BLACKSBURG — Rebecca Hobden walked toward the rear of her lab and returned with a ziplock bag of hemp.
The crop and its derivatives are what she and her staff analyze on a regular basis at the ECC Test Lab in the Blacksburg Industrial Park.
Hobden is the CEO and founder of ECC (East Coast Cannalytics), which first launched more than a year ago out of a sub-leased space at the Virginia Tech Corporate Research Center.
ECC has since grown its staff to three full-time and one part-time, and in January moved just across South Main Street to another facility at the industrial park. The company now works out of an approximately 2,400-square-foot lab — a space more than four times the size of its first home.
Hobden, a chemical engineer with a background in renewable energy, recalled her reasons for starting the operation.
“I was interested in entering this high-growth market,” she said. “The need for a testing lab has become very apparent.”
ECC is one of many firms seeking to gain footing in an industry that is rapidly growing and legally evolving in Virginia and other parts of the country.
The federal government legalized industrial hemp in late 2018 — as long it has a tetrahydrocannabinol, or THC, level of no more than .3% — and regulations at the state level have since followed.
Citing data from the Virginia Department of Agriculture and Consumer Services, The Roanoke Times reported in July of 2019 that the state had 161 registered industrial hemp processors and 36 dealers.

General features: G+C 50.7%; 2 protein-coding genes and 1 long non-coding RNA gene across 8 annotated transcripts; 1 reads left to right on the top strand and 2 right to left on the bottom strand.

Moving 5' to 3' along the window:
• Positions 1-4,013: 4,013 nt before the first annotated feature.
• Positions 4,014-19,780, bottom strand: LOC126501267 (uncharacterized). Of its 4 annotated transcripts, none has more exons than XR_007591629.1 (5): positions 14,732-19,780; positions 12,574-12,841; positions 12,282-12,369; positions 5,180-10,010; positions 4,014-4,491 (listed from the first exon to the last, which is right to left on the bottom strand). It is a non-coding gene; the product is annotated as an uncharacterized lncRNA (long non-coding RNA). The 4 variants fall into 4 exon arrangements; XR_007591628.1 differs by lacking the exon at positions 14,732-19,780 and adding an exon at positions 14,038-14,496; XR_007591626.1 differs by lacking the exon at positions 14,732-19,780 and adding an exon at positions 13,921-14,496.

Virginia, as of this past week, has 195 registered processors and 143 registered dealers, according to VDACS data.
Hobden said the testing work is just as important as the production as farmers and processors need to know about the level of the components and even contaminants in the crop.
In the ECC lab are several machines that Hobden and her staff use to look for hemp components such as THC and cannabidiol, the latter of which has substantial demand among consumers.
THC is the intoxicant in marijuana that produces the psychoactive effects. The component exists in hemp, too, but at much lower amounts than its relative.
Processors, however, seek as much cannabidiol, or CBD, potency as possible, Hobden said.
ECC also tests for contaminants such as pesticide and mycotoxins, or toxins produced by fungus.
The tested data is rendered to a computer, where a chart shows the levels of each component. When testing is complete, the lab issues a certificate of analysis, Hobden said.
In addition to the hemp crop itself, ECC currently tests so-called intermediates and finished products. An intermediate is the concentrated component after its extraction from the crop and is ultimately added to the product to be consumed.
Processors, Hobden said, extract components such as CBD and then either sell it or use it for a finished product. The extract is used in products such as oils, lotions, edibles and coffee, among other things.
While research is ongoing, CBD has been reported to aid with ailments such as pain, stress and nausea.
ECC usually does work for 400 to 500 clients throughout the year, Hobden said.
The lab last year primarily worked with farmers growing and providing the hemp, or biomass, Hobden said. The facility now serves more processors, who still include farmers, she said.
“The first lab was really getting a feel for the industry, working with farmers and growers,” she said.